Filmmaker, musician and youth advocate Remy Styrk uplifts Black voices
Styrk will keynote inaugural Healing Centered Engagement Gathering
October 4, 2023 at 3:52 p.m.
Remy Styrk looks out the window of Northwest Youth Services. Styrk, the organization's associate director of radical intervention, is a filmmaker and a musician who will be the keynote speaker at the Healing Centered Engagement Gathering Saturday, Oct. 7 at Whatcom Community College.
(Finn Wendt/Cascadia Daily News)
The self-described Black queer trans filmmaker and musician is also an accomplished writer and, for the past six months, has been an associate director at Northwest Youth Services (NWYS).
Styrk first came to the area from New Jersey in May 2022 to produce a short documentary, “I Am The Hope And The Dream,” for Connect Ferndale in advance of Bellingham’s Juneteenth celebration. The film was awarded the Whatcom Dispute Resolution Center’s Social Justice Award.
On Saturday, Oct. 7, Styrk will be the keynote speaker at NWYS’s inaugural Healing Centered Engagement Gathering to talk about the reframing or “reimagining” of how America sees and looks at Black people.
Uplifting Black voices is something he’s passionate about, and he does so in a variety of ways.
“The fact is that we can’t change history, we can’t change that slavery happened,” Styrk, 24, said on a recent afternoon in the multipurpose “healing room” at NWYS’s headquarters on State Street. “We can’t change that slavery is still brought into the modern day. But we can imagine a world where that no longer exists and so we can act and make progress in the way we interact with people that is not tied to an enslaved mindset.”
Styrk said he has had to work through his own issues concerning growing up Black in America. As the adopted son of white parents, he said he spent much of his childhood in Kansas City trying to blend in and working hard to “match the energy” of his family, neighborhood and schools and acting like he was “supposed to.”
Remy Styrk sits in the healing room at Northwest Youth Services. Styrk first came to the area in May 2022 to produce a short documentary, “I Am The Hope And the Dream,” in advance of Bellingham’s Juneteenth celebration and now works at NWYS. (Finn Wendt/Cascadia Daily News)
His parents were both supportive when he told them he was transgender when he was around 11 years old — he said he was “99 percent” sure his mother already knew. Years later, after his mother had passed away, Styrk told his dad he felt as if he had missed out on learning about Black culture as a child. He said his dad didn’t take the criticism well.
“He did try to incorporate that and teach as much as he could, but also he was teaching from what the systems of white supremacy told him to teach,” Styrk said. “I think it took a lot of my sense of self and I don’t think I really recovered until I got into this role.”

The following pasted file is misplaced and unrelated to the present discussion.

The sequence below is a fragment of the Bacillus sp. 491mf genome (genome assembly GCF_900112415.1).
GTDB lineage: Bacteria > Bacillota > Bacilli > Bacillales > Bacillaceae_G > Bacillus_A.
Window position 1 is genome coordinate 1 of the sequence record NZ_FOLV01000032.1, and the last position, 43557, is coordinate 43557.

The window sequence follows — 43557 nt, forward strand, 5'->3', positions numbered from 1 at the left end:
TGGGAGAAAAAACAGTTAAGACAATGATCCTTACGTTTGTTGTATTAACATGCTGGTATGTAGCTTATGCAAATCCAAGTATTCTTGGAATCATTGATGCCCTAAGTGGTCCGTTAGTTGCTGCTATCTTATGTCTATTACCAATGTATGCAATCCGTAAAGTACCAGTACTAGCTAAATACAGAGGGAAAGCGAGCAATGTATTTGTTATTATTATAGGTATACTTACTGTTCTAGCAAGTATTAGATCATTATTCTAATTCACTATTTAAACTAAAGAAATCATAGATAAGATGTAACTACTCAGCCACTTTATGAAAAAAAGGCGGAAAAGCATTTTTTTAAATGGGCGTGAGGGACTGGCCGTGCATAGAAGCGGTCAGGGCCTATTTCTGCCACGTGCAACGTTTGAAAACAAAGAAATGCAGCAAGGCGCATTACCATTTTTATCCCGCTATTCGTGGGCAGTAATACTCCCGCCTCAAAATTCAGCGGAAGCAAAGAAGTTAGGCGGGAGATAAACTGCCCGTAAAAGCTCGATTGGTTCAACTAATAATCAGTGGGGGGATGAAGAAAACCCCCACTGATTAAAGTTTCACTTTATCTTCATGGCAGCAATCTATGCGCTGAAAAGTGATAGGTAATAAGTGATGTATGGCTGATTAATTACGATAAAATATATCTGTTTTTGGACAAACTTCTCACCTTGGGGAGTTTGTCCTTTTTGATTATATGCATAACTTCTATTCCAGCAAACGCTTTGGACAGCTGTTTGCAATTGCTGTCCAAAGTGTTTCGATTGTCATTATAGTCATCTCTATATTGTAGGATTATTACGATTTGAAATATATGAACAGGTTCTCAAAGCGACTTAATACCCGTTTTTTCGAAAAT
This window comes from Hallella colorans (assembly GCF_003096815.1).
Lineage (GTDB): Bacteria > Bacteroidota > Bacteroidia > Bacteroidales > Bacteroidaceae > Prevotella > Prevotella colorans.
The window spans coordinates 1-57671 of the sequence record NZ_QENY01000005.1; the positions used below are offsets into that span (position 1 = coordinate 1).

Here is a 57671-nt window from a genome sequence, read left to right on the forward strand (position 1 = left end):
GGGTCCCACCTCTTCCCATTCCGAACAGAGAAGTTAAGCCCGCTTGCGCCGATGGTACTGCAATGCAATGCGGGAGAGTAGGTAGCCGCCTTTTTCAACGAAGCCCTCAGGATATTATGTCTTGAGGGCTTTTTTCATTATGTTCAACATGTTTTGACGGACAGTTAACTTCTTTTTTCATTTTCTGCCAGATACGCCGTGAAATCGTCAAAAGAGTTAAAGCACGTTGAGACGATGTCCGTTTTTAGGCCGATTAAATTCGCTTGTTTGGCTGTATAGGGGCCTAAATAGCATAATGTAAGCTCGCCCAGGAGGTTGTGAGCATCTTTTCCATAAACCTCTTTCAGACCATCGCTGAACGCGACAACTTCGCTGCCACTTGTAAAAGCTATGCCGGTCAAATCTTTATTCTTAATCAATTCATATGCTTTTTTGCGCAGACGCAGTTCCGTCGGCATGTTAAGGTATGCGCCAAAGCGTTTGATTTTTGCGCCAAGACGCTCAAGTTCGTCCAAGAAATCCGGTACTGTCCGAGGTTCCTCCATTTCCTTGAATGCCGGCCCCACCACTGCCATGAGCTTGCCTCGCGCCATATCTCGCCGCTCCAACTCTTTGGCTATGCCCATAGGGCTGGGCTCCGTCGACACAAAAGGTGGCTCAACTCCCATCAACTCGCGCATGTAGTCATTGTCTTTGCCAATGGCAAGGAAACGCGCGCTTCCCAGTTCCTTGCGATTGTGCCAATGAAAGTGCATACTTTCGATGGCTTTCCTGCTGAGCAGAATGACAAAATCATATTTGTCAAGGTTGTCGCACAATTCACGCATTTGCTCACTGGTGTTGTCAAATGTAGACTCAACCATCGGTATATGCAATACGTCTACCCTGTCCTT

Styrk has been developing his skills since he was 13 and studied at the Grammy Museum in Los Angeles with musicians such as Miley Cyrus and Katy Perry — and later in New York City at a studio that does sound design and film schooling for HBO and Showtime.
As the associate director of radical intervention at Northwest Youth Services, Styrk said his main focus is building art-based services for Black and brown youth to build job and life skills for resume-building and college applications. He said the position sums up everything he has been working toward and dreamed of for himself as a kid.
To wit, Styrk has built a 13-week photojournalism course where youth learn the basics of photography and storytelling based on what each student finds to be affirming to their life and their ethnicity. The work of the youth will be showcased at the end of each course as a gallery show for the community at NWYS’s on-site location — and hopefully around town at other galleries.
“It’s a way to discover themselves outside of a school system, outside of whatever their home life may be, outside of, you know, what Bellingham promotes and the whiteness that is surrounding Bellingham,” he said. “It’s a way and a space to truly come in and create something they get joy out of, and then to spread the joy they get out of that into the world.”
Styrk has spread his own exultation through documentaries, such as the two-part “I Am The Hope And The Dream,” “Before I,” and the docuseries “Halogen,” which is currently in production.
Watching the films, it appears as if Stryk is able to capture the essence of people’s personalities, and of their struggles and humanity.
“Before I,” for example, focuses its lens on NWYS Executive Director Jason McGill and high school student Issac Gammons-Reese. Both are Bellingham residents who have had to deal with what it means to be Black in a predominately white city. Even if their stories aren’t always pretty, they are told with respect and beauty.
In the end credits for “Before I,” Styrk is listed as director, writer, producer and director of photography. He also edited and color-graded the eye-catching documentary and was the music composer and sound designer.
His myriad talents are obvious, and the fact that he gets to share them as a part of his job is something he doesn’t take for granted.
“I’m hoping that the film and my keynote speech is, at the base level, a conversation starter,” Styrk said.
On Saturday, Styrk’s father will be in attendance at the Healing Centered Engagement Gathering to hear his son’s keynote address.
“If I’m going to do this speech about reimagining and about healing and engagement,” Styrk said, “then I need to take the first step in rebuilding this relationship with my dad.”
Northwest Youth Services' Healing Centered Engagement Gathering takes place from 8 a.m. to 4:15 p.m. Saturday, Oct. 7 at the Syre Student Center at Whatcom Community College. Entry is free, but donations are accepted. To RSVP and see a full list of speakers and events, go to nwys.org.